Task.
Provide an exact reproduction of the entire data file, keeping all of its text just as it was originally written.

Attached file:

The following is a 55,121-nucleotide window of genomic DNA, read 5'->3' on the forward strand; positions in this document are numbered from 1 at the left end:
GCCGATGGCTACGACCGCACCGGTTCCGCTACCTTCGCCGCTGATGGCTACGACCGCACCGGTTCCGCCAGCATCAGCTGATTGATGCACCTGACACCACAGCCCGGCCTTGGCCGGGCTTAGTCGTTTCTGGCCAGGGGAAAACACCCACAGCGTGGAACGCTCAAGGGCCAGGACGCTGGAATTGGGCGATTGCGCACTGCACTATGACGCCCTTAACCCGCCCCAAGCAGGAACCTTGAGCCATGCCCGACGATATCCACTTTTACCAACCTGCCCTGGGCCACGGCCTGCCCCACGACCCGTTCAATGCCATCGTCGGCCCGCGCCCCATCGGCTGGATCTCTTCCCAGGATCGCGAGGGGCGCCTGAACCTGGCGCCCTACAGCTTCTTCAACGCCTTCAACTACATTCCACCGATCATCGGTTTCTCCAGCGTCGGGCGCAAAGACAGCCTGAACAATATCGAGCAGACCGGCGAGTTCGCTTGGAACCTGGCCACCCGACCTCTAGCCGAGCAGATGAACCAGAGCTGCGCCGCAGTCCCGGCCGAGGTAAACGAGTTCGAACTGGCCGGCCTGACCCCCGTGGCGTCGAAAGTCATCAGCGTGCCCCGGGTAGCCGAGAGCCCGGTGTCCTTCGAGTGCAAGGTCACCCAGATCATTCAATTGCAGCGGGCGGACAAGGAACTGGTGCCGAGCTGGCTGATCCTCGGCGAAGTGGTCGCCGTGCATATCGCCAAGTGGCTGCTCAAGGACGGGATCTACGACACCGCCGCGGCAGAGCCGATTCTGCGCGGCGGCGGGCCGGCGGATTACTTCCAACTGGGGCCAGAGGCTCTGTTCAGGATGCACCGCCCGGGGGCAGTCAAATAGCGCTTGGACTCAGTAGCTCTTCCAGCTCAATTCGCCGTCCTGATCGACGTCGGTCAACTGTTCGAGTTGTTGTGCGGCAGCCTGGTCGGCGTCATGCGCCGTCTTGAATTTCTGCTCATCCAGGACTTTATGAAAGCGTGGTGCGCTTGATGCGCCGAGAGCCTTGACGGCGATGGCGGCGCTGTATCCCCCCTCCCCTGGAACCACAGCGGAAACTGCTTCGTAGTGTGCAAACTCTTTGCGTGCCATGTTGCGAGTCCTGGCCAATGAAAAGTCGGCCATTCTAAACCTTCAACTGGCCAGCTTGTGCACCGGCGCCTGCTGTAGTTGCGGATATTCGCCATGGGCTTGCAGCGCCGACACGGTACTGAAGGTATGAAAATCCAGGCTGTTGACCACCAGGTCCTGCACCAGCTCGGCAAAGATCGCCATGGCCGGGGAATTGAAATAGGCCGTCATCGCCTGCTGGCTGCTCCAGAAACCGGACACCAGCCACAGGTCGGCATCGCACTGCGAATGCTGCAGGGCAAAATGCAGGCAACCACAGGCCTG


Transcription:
The following is a 55,121-nucleotide window of genomic DNA, read 5'->3' on the forward strand; positions in this document are numbered from 1 at the left end:
GCCGATGGCTACGACCGCACCGGTTCCGCTACCTTCGCCGCTGATGGCTACGACCGCACCGGTTCCGCCAGCATCAGCTGATTGATGCACCTGACACCACAGCCCGGCCTTGGCCGGGCTTAGTCGTTTCTGGCCAGGGGAAAACACCCACAGCGTGGAACGCTCAAGGGCCAGGACGCTGGAATTGGGCGATTGCGCACTGCACTATGACGCCCTTAACCCGCCCCAAGCAGGAACCTTGAGCCATGCCCGACGATATCCACTTTTACCAACCTGCCCTGGGCCACGGCCTGCCCCACGACCCGTTCAATGCCATCGTCGGCCCGCGCCCCATCGGCTGGATCTCTTCCCAGGATCGCGAGGGGCGCCTGAACCTGGCGCCCTACAGCTTCTTCAACGCCTTCAACTACATTCCACCGATCATCGGTTTCTCCAGCGTCGGGCGCAAAGACAGCCTGAACAATATCGAGCAGACCGGCGAGTTCGCTTGGAACCTGGCCACCCGACCTCTAGCCGAGCAGATGAACCAGAGCTGCGCCGCAGTCCCGGCCGAGGTAAACGAGTTCGAACTGGCCGGCCTGACCCCCGTGGCGTCGAAAGTCATCAGCGTGCCCCGGGTAGCCGAGAGCCCGGTGTCCTTCGAGTGCAAGGTCACCCAGATCATTCAATTGCAGCGGGCGGACAAGGAACTGGTGCCGAGCTGGCTGATCCTCGGCGAAGTGGTCGCCGTGCATATCGCCAAGTGGCTGCTCAAGGACGGGATCTACGACACCGCCGCGGCAGAGCCGATTCTGCGCGGCGGCGGGCCGGCGGATTACTTCCAACTGGGGCCAGAGGCTCTGTTCAGGATGCACCGCCCGGGGGCAGTCAAATAGCGCTTGGACTCAGTAGCTCTTCCAGCTCAATTCGCCGTCCTGATCGACGTCGGTCAACTGTTCGAGTTGTTGTGCGGCAGCCTGGTCGGCGTCATGCGCCGTCTTGAATTTCTGCTCATCCAGGACTTTATGAAAGCGTGGTGCGCTTGATGCGCCGAGAGCCTTGACGGCGATGGCGGCGCTGTATCCCCCCTCCCCTGGAACCACAGCGGAAACTGCTTCGTAGTGTGCAAACTCTTTGCGTGCCATGTTGCGAGTCCTGGCCAATGAAAAGTCGGCCATTCTAAACCTTCAACTGGCCAGCTTGTGCACCGGCGCCTGCTGTAGTTGCGGATATTCGCCATGGGCTTGCAGCGCCGACACGGTACTGAAGGTATGAAAATCCAGGCTGTTGACCACCAGGTCCTGCACCAGCTCGGCAAAGATCGCCATGGCCGGGGAATTGAAATAGGCCGTCATCGCCTGCTGGCTGCTCCAGAAACCGGACACCAGCCACAGGTCGGCATCGCACTGCGAATGCTGCAGGGCAAAATGCAGGCAACCACAGGCCTG